Actress and comedian Roseanne Barr was a victim of the left's "cancel culture" in 2018 in response to a tweet she posted that some perceived to be offensive and racist.
Now Barr had revealed that in addition to being canceled from her eponymous show and Hollywood more broadly, she believes that some of her harshest critics were actually trying to compel her to commit suicide, according to the Washington Examiner.
That revelation came during a recent interview on the podcast hosted by Megyn Kelly that focused on the "betrayal" of Barr by her former supposed friends and castmates following the social media post that got her canceled.
It was in 2018 that Barr was unceremoniously fired from her own rebooted sitcom "Roseanne" after she posted a tweet critical of former Obama adviser Valerie Jarrett that read: "Muslim brotherhood & planet of the apes had a baby=vj."
The outcry had been immediate and fierce, particularly from co-star Sara Gilbert, who played Barr's daughter Darlene on the show and was quite outspoken in repeatedly criticizing Barr for the particular tweet.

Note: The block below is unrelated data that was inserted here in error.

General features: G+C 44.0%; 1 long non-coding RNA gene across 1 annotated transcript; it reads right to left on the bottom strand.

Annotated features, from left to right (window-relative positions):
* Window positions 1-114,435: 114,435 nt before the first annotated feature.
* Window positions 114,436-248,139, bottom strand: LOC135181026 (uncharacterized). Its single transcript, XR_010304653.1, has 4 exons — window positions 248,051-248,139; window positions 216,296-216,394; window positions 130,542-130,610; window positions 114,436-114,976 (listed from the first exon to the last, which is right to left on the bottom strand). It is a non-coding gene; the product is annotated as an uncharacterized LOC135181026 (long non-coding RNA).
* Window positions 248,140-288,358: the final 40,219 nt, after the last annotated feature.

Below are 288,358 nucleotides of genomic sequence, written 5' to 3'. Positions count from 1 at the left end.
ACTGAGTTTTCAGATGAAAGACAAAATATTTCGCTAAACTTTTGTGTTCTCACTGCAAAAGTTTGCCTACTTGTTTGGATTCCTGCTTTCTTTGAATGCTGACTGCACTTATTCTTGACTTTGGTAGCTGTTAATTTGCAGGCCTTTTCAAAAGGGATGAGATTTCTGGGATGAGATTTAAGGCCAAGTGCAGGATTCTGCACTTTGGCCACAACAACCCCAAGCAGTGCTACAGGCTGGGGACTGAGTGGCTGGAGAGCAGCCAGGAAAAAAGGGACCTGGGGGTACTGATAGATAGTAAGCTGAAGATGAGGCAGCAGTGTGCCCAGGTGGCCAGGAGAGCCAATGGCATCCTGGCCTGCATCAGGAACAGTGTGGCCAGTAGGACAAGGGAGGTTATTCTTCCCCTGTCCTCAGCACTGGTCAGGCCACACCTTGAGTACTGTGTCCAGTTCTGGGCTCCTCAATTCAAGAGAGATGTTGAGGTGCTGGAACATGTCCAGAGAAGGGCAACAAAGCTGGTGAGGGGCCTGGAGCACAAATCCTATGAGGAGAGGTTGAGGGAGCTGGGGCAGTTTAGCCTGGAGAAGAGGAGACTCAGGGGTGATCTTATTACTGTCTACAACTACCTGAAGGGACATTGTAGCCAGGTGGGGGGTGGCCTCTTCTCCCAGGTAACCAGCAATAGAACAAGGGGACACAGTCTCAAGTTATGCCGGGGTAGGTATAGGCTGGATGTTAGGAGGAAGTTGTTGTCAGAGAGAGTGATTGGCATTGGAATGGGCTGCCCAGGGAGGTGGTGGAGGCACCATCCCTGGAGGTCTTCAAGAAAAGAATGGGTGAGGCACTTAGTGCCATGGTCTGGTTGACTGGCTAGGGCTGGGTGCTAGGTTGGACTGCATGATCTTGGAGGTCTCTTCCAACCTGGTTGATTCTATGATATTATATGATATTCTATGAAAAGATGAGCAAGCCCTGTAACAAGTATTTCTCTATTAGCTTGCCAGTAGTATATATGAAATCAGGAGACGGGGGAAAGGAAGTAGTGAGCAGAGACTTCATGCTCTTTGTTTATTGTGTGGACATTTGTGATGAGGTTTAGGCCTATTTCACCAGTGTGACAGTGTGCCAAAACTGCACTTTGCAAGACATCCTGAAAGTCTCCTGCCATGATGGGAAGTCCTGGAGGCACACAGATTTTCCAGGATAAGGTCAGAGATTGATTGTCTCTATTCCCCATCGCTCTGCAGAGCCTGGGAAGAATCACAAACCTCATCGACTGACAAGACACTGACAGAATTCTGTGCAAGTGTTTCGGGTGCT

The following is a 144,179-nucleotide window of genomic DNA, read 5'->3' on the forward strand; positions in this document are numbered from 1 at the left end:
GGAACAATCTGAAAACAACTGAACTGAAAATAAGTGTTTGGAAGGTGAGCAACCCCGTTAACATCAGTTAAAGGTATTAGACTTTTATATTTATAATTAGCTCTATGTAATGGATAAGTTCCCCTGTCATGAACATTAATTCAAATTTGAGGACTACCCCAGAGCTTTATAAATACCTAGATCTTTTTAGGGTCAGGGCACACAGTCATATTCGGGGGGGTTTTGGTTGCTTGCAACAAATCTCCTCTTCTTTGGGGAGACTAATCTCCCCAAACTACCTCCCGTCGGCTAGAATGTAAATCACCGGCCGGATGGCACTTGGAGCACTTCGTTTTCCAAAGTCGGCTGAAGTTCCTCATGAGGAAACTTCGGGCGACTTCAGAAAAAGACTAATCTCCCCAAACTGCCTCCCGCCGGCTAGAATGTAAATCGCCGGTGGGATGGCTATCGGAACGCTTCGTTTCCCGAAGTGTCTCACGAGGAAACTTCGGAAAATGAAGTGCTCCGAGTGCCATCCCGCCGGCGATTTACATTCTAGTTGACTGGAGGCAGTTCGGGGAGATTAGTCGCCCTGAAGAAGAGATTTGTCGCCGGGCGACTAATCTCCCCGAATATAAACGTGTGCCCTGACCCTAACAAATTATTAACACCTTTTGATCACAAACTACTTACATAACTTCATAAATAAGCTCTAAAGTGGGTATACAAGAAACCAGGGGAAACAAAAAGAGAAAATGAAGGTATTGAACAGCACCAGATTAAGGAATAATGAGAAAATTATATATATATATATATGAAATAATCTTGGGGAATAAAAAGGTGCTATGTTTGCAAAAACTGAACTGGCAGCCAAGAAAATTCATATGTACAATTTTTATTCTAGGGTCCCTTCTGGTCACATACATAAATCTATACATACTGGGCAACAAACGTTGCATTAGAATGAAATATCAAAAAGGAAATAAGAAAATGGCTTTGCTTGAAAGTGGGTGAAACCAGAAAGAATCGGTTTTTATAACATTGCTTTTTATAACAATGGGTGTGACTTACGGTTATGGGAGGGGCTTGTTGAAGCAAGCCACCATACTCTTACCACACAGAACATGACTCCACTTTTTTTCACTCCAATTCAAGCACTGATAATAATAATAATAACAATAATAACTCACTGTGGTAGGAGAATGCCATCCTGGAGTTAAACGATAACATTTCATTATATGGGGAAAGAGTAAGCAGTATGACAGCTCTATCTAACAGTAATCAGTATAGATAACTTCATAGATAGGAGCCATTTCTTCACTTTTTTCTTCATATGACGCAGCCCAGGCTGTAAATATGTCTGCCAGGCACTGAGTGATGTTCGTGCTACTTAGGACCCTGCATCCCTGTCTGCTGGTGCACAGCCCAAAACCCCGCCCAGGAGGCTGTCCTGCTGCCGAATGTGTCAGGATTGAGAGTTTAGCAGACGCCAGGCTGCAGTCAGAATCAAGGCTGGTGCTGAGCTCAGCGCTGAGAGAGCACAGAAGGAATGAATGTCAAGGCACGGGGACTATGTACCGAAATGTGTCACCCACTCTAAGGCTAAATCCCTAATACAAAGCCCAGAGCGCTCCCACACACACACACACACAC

In fact, during one portion of the interview, Barr said that Gilbert had "repeatedly twisted" the proverbial knife in her back and actually credited condemnatory tweets from Gilbert as being the impetus for ABC to fire her, which Barr found particularly shocking since Gilbert had been the one to "beg" her to come back and do the rebooted sitcom.
Gilbert had tweeted, "Roseanne’s recent comments about Valerie Jarrett, and so much more, are abhorrent and do not reflect the beliefs of our cast and crew or anyone associated with our show. I am disappointed in her actions to say the least."
That was followed by a second post that said, "This is incredibly sad and difficult for all of us, as we’ve created a show that we believe in, are proud of, and that audiences love -- one that is separate and apart from the opinions and words of one cast member."
At another point in the interview, Barr said, "They just tried to kill me, and I felt like they killed my character -- and my character -- but I thought they were sending a message over the airwaves because they knew I had mental health issues."
"I thought they wanted me to kill myself, and all my friends did, too. They said, 'They're trying to push you to suicide,'" she added.
The Examiner noted that following her cancelation in 2018, Barr has since reemerged as a staunch advocate on behalf of free speech and an opponent of "cancel culture," which she asserts will kill comedy if left unchecked.
During a recent discussion with Fox News host Greg Gutfeld to promote her "Cancel This!" comedy special on Fox Nation, Barr said, "I think comedy is a big part of the target because comedy’s so powerful."
"The fact that we can laugh at them really upsets them, and they want to put an end to that," she added. "They don’t want us to laugh at them because it’s so powerful to be able to laugh at them, to scorn, and I guess they’re just so cowardly they can’t just do it."